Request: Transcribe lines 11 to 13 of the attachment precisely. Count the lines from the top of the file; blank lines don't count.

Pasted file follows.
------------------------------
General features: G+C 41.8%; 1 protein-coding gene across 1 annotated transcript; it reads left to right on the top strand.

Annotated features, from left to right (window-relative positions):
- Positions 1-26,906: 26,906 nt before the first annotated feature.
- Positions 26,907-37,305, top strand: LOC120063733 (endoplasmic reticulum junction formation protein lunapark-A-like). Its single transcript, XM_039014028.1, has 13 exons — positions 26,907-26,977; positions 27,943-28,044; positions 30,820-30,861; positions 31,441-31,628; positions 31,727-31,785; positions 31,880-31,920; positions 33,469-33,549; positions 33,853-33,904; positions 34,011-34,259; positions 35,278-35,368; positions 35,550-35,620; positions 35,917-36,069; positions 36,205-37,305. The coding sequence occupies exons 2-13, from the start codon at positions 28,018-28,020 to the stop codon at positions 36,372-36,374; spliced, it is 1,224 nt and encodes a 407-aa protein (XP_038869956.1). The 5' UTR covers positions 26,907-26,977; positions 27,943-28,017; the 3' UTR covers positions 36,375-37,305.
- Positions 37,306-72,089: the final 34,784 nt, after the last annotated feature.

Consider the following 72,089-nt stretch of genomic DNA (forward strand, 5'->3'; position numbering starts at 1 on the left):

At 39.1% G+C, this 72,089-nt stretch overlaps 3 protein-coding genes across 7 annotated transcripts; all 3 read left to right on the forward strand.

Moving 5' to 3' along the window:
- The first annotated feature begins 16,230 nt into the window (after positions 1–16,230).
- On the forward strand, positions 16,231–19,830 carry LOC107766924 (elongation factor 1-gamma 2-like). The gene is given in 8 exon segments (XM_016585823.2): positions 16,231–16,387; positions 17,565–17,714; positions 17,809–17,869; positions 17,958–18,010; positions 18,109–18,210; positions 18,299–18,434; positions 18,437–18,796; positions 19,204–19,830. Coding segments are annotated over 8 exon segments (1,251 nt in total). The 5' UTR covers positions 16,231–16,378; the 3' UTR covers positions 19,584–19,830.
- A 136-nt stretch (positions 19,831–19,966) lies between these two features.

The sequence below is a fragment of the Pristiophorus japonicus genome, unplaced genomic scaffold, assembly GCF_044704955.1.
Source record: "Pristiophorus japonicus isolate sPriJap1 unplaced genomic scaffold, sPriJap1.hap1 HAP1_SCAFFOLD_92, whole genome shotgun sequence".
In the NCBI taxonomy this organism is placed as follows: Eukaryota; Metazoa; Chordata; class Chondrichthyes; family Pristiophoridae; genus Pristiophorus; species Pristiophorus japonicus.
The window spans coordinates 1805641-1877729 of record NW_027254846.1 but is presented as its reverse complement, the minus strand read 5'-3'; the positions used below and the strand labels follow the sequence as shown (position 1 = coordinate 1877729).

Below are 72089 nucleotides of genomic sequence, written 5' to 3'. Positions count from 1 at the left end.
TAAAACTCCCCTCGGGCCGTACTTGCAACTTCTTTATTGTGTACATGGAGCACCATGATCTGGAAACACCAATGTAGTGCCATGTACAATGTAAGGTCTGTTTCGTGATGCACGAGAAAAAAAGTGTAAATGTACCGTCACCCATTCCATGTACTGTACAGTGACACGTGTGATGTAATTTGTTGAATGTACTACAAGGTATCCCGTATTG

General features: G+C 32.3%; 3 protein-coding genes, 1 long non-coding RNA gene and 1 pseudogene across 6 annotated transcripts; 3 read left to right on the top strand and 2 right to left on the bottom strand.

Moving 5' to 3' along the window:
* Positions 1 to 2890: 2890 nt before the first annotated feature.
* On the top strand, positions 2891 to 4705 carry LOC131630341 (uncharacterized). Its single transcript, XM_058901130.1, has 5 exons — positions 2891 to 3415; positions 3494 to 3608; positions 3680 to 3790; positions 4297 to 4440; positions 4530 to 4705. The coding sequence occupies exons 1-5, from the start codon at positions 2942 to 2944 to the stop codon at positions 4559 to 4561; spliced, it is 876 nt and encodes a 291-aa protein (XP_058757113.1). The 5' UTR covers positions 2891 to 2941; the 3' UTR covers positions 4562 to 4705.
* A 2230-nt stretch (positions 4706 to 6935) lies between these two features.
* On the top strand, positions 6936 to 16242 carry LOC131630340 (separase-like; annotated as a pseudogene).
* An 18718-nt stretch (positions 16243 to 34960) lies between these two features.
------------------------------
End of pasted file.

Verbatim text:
- A 136-nt stretch (positions 19,831–19,966) lies between these two features.

The sequence below is a fragment of the Pristiophorus japonicus genome, unplaced genomic scaffold, assembly GCF_044704955.1.
Source record: "Pristiophorus japonicus isolate sPriJap1 unplaced genomic scaffold, sPriJap1.hap1 HAP1_SCAFFOLD_92, whole genome shotgun sequence".